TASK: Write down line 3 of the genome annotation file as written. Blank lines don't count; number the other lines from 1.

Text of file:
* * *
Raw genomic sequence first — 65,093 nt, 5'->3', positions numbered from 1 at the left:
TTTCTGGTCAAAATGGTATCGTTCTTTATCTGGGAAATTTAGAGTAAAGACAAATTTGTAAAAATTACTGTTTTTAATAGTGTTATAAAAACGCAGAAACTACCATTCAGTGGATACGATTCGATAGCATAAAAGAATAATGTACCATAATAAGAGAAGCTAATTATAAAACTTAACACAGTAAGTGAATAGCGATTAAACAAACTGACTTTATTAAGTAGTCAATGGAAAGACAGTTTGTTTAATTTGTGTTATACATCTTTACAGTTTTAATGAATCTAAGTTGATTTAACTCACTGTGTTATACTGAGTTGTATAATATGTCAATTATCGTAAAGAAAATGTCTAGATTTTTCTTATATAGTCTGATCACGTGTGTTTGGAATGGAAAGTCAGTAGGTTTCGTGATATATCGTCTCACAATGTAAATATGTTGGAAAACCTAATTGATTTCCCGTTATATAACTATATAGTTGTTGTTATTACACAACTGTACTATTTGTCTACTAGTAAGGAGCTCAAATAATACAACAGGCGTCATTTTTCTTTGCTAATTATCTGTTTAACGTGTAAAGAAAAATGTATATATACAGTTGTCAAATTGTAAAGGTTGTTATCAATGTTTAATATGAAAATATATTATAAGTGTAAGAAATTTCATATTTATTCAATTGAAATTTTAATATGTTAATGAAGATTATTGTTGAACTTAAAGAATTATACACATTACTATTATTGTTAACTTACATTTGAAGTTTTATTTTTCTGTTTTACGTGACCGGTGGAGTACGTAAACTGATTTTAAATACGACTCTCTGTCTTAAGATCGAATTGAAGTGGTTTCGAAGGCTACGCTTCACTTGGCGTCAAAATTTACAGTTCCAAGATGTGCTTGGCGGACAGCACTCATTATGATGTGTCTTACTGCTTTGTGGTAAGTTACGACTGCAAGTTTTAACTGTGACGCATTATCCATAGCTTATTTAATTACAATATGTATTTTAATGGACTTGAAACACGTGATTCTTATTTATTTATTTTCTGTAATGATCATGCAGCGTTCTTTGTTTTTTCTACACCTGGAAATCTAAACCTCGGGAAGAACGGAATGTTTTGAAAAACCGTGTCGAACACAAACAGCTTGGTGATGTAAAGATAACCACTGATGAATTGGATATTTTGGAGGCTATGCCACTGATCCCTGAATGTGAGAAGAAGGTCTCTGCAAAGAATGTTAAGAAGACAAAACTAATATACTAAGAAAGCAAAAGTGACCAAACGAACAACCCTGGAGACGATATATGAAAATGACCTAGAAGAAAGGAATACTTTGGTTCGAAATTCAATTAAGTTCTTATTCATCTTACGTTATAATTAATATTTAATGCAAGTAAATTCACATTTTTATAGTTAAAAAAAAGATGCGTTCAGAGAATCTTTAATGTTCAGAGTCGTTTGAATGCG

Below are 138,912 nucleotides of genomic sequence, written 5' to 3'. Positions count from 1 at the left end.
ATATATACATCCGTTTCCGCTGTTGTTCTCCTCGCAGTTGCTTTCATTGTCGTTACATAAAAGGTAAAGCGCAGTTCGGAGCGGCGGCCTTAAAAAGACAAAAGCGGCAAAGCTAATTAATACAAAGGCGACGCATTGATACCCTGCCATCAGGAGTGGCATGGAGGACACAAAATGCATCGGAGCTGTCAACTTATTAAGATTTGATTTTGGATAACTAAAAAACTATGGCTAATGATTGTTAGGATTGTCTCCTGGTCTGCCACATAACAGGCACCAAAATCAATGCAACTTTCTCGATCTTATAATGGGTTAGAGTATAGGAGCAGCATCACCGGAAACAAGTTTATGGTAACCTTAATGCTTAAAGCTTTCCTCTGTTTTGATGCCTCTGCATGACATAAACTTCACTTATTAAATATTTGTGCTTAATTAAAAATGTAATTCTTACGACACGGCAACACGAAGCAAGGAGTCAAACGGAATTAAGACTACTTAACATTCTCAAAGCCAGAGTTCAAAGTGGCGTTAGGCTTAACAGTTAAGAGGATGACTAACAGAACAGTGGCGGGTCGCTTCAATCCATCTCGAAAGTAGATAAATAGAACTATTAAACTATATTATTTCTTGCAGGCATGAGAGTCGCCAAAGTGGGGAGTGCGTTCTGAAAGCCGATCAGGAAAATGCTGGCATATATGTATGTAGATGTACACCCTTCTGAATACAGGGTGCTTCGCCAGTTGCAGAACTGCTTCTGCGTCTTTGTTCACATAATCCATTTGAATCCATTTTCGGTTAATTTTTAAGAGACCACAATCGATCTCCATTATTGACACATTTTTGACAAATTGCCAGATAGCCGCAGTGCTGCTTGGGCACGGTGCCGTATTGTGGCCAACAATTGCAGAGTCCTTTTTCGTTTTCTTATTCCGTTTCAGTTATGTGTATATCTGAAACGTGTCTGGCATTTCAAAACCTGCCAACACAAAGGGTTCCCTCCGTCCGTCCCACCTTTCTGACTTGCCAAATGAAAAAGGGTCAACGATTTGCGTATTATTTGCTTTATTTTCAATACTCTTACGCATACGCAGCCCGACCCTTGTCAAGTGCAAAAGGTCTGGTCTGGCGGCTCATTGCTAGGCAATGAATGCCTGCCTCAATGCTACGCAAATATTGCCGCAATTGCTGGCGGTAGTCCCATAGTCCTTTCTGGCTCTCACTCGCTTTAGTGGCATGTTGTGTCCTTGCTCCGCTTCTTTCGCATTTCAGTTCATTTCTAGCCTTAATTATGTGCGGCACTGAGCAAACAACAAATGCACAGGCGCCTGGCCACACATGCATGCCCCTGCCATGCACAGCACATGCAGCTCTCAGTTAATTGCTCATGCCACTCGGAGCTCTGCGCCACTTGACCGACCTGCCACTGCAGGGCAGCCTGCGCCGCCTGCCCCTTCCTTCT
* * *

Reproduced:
Below are 138,912 nucleotides of genomic sequence, written 5' to 3'. Positions count from 1 at the left end.